How is Matcha Made?
Did You Know… 1 cup of matcha is like drinking 10 cups of regular green tea in terms of health benefits? However, not all Matcha is created equal! So, why is some matcha cheap to buy and others more expensive? It’s all has to do with how matcha is made.
Matcha’s unique production and processing are the key to creating the best quality matcha tea. If you’ve ever wondered how matcha is made, here’s what you need to know. The following steps are time-tested traditions practiced today by a rare handful of truly authentic matcha producers like My Matcha Life®.
Order My Matcha Life® Tea Lover’s Organic Ceremonial Matcha, and discover the difference for yourself today!
The Six Ancient Matcha-Making Traditions
These centuries-old matcha production methods increase matcha’s beneficial nutrients and keep them intact, all the way to your frothy cup!
Shade Covering (Shown Above Left)
Matcha tea fields are typically covered with bamboo and rice-mat shades 2-4 weeks prior to harvest. Shading blocks the sunlight, forcing chlorophyll and l-theanine to the top outermost leaves. L-theanine makes the leaves taste smooth, and makes us feel calm, less stressed, more focused. Chlorophyll has been touted for its detoxifying abilities.
Hand Picking & Careful Selection (Above Right)
Only those outermost highly nutrient dense young tea leaves are chosen for the best quality matcha. While hand picking inevitably increases the cost of production, it guarantees that only the absolute best tea leaves are selected for processing.
Nothing beats the trained eyes and soft touch of this ancient tradition. It is, in fact, the only way to ensure the highest quality matcha tea is produced. Men and women, young and old alike, participate in the hand picking process. In some regions, students are given the first week in May off school in order to help with the spring harvest.
Light Steaming (Above Left)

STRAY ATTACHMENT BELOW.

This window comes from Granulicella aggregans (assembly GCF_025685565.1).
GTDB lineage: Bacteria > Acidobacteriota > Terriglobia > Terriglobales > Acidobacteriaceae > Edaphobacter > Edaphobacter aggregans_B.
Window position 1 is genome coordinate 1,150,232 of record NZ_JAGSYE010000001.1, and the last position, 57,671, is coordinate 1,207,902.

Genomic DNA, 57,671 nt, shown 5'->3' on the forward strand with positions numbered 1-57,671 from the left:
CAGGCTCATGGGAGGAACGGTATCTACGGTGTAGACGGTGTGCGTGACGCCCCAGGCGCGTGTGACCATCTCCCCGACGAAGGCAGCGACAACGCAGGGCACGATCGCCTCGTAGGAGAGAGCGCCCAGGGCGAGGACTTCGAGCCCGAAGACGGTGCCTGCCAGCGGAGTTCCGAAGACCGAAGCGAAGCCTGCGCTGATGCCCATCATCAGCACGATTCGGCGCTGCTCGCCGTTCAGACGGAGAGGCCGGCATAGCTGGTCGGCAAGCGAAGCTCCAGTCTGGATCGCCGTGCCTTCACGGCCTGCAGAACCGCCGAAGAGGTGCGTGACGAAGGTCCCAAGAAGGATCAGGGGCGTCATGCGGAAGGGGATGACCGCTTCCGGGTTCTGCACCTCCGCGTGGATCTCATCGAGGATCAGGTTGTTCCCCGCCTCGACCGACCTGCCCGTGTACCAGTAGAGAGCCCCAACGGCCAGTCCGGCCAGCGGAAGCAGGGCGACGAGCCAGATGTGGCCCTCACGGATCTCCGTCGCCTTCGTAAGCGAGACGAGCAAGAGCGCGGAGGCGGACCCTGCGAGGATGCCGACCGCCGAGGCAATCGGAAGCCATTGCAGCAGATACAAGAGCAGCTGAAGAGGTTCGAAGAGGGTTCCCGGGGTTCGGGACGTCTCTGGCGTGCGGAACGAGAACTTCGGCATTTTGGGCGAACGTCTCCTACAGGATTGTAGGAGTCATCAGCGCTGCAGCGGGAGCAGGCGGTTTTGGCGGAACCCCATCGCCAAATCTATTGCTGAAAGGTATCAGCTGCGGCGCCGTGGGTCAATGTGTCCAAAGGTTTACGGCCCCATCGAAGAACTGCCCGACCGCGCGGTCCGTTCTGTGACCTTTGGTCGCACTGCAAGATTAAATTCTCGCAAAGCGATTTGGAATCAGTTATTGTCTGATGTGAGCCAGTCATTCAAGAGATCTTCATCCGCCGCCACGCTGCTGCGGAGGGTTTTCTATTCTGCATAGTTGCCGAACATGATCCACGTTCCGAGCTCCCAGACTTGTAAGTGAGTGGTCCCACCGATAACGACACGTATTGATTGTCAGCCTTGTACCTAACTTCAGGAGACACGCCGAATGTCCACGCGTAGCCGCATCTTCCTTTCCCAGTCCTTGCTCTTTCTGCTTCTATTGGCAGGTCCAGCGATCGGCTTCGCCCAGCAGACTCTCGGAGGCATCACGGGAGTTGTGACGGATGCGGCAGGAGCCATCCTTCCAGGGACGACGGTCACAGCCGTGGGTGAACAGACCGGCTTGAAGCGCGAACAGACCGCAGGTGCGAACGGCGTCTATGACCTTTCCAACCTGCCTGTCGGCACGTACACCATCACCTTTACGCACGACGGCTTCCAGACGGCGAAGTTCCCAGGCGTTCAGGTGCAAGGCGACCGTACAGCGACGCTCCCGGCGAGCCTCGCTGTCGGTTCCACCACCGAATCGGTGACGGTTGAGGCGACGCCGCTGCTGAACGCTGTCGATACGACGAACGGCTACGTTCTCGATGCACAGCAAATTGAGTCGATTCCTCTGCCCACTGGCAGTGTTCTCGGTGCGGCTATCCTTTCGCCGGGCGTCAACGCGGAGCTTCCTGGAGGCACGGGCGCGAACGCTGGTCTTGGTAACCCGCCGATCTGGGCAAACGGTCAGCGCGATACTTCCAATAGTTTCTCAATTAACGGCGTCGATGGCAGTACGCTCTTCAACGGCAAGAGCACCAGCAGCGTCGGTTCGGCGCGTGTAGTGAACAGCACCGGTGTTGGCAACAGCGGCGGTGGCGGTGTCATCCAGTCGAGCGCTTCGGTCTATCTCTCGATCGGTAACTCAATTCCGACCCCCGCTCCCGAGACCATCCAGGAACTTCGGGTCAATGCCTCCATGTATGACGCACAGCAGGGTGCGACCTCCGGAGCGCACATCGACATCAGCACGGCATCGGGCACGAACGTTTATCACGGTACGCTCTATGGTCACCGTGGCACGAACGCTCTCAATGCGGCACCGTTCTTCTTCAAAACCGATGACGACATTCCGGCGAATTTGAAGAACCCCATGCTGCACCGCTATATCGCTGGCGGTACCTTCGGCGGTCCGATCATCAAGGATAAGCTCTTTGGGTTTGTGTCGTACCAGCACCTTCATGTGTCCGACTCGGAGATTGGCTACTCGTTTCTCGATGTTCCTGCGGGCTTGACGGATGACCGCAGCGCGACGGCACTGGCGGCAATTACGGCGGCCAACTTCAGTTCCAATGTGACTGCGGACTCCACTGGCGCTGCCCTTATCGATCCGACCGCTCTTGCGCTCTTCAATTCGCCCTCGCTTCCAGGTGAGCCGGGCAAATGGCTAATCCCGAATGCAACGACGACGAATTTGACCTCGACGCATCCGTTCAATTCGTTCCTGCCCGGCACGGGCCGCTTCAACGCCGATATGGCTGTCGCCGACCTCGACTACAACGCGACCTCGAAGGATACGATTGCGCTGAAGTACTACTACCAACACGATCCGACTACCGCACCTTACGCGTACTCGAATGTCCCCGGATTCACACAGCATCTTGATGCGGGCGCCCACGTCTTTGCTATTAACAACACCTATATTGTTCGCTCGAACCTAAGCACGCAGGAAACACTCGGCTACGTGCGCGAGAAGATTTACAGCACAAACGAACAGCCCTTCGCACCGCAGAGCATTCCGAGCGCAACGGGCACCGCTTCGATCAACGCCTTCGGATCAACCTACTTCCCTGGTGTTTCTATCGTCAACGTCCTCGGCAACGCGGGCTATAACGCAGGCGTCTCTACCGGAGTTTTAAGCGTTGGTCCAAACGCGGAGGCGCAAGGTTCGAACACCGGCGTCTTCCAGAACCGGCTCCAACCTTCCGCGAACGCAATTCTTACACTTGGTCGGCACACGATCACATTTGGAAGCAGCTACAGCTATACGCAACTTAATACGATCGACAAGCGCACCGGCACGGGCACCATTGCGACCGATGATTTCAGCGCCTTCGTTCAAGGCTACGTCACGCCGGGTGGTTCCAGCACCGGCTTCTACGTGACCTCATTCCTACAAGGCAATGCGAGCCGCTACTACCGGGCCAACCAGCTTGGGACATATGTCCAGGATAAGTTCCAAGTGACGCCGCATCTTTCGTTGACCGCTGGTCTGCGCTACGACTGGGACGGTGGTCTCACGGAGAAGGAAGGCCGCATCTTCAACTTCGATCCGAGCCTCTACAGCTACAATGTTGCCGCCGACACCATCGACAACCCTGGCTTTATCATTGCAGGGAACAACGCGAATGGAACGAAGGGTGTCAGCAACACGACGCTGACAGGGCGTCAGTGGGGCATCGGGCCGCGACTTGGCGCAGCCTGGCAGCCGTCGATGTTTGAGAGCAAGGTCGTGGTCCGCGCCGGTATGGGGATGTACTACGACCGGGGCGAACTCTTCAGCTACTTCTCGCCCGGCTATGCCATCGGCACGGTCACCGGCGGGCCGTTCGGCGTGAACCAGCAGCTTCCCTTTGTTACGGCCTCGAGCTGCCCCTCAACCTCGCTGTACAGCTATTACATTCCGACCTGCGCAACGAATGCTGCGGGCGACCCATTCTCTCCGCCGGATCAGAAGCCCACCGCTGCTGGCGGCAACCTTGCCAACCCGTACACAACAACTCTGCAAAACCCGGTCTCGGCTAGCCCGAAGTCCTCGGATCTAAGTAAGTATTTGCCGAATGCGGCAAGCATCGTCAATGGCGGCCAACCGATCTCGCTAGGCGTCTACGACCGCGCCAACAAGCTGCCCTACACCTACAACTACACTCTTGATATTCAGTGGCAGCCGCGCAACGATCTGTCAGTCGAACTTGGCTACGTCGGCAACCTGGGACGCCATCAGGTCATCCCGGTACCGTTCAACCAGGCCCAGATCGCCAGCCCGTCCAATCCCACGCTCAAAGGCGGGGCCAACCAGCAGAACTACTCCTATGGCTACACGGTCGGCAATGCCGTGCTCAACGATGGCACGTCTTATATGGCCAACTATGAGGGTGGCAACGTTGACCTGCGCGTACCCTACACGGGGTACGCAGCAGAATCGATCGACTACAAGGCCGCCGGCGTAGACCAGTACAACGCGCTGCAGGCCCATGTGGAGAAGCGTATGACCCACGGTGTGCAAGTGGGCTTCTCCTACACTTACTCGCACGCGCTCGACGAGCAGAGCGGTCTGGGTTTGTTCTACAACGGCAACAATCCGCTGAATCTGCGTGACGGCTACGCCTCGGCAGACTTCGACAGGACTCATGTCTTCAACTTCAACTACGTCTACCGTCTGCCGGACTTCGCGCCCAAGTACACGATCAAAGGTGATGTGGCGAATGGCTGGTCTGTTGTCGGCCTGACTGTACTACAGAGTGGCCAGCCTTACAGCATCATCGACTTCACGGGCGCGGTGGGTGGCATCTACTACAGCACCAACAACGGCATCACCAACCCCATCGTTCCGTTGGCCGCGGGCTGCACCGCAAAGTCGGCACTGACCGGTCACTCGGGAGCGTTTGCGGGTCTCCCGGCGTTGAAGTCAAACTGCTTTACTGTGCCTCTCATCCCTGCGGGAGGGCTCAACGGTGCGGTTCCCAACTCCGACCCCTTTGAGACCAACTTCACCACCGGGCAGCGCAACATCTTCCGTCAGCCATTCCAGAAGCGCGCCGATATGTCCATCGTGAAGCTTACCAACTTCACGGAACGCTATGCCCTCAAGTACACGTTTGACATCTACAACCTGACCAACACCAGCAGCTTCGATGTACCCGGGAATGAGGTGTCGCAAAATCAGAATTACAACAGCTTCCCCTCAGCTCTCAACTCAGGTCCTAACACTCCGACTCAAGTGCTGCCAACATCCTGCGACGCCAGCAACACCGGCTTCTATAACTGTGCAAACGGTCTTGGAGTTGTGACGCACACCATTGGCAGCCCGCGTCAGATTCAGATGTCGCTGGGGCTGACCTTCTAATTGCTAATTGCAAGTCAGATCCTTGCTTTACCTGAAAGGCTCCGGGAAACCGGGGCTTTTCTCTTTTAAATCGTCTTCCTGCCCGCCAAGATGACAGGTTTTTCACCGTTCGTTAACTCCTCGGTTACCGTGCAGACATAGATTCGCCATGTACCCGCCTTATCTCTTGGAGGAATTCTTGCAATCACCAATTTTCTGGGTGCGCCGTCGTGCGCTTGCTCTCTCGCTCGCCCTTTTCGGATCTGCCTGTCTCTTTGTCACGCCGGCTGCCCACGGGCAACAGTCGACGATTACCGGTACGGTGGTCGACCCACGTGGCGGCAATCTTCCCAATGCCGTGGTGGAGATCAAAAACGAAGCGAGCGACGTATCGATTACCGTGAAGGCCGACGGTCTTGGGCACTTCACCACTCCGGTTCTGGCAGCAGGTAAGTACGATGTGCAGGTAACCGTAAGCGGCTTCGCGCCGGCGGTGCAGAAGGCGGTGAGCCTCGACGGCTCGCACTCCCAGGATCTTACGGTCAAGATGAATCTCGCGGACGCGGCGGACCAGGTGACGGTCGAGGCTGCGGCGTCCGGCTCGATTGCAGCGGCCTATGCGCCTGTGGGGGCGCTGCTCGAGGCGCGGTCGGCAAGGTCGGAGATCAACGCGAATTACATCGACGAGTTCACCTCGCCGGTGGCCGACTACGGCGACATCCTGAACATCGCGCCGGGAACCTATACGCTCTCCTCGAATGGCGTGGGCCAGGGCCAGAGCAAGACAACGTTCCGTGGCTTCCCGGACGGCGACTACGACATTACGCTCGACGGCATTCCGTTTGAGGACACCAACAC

Within 24 hours of being harvested, the tea leaves are lightly steamed with filtered water (removing chlorine, iron, etc.) to prevent fermentation. Steaming keeps them bright green and full of flavor and nutrients and prevents the antioxidants from being oxidized. These powerful antioxidants are why green tea’s health benefits have been so widely researched.
The steaming process is usually done at an “Aracha” processing facility near the farmers’ fields. At this point they taste a little like spinach.
Gentle Air Drying (Above Right)
The steamed tea leaves are pre-dried with air dryers, then fully dried for another 20 minutes. This continues the gentle process that ensures nutrients remain intact and are not over-processed. From here, they are bagged and placed in cold storage to preserve richness and flavor before being delivered to the “Tencha” facility for final processing.
De-Stemming & De-Veining (Above Left)
Before the Aracha tea leaves are stone ground to an ultra-fine matcha powder, they are de-veined and de-stemmed to ensure only the sweet centers of each leaf remain. These leaves are now called Tencha. A hundred years ago, this painstaking process was performed by hand. Today, producers employ air/wind chambers and agitators designed especially for tea leaves.
Stone Grinding (Above Right)
Finally, these hand-picked, shade-grown and lightly steamed, de-stemmed leaves are slowly ground between two large stones of pure granite. It takes about an hour of grinding to produce 1 ounce (30 grams) of our Tea Lover’s Organic Ceremonial Matcha.
The powder is ground to an ultra-fine 5 – 9 microns. Lesser grades have larger particles, some 15 microns or more. Overall, this labor-intensive process is the difference between high grade Japanese matcha tea and lower grades from other countries.
Heat pulverizing vs stone grinding: In the image below, you can see a heat pulverizer that produces a murky green colored powder with little nutrients, compared to the traditional granite stones that make a vibrant green powder jam-packed with nutrients.
How the Best Matcha is Made
We believe it’s important our customers know how matcha is made, especially our matcha. Being well informed simply helps us make healthier choices for both ourselves and our families.